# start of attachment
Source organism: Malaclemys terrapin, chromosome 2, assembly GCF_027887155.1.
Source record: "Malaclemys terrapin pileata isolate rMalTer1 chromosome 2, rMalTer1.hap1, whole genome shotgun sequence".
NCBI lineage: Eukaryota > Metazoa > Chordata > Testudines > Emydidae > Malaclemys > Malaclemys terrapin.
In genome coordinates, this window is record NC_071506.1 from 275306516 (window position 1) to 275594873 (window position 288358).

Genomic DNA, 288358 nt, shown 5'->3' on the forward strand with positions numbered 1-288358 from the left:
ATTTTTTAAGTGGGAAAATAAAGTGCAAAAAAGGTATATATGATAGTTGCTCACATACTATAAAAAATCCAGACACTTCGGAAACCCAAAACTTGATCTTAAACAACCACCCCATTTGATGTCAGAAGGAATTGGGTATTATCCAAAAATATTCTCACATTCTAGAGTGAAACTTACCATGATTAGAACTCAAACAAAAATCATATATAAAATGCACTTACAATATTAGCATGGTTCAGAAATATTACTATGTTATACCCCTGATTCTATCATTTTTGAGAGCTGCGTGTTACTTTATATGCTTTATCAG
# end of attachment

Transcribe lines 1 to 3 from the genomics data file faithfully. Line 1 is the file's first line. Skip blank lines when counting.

Source organism: Malaclemys terrapin, chromosome 2, assembly GCF_027887155.1.
Source record: "Malaclemys terrapin pileata isolate rMalTer1 chromosome 2, rMalTer1.hap1, whole genome shotgun sequence".
NCBI lineage: Eukaryota > Metazoa > Chordata > Testudines > Emydidae > Malaclemys > Malaclemys terrapin.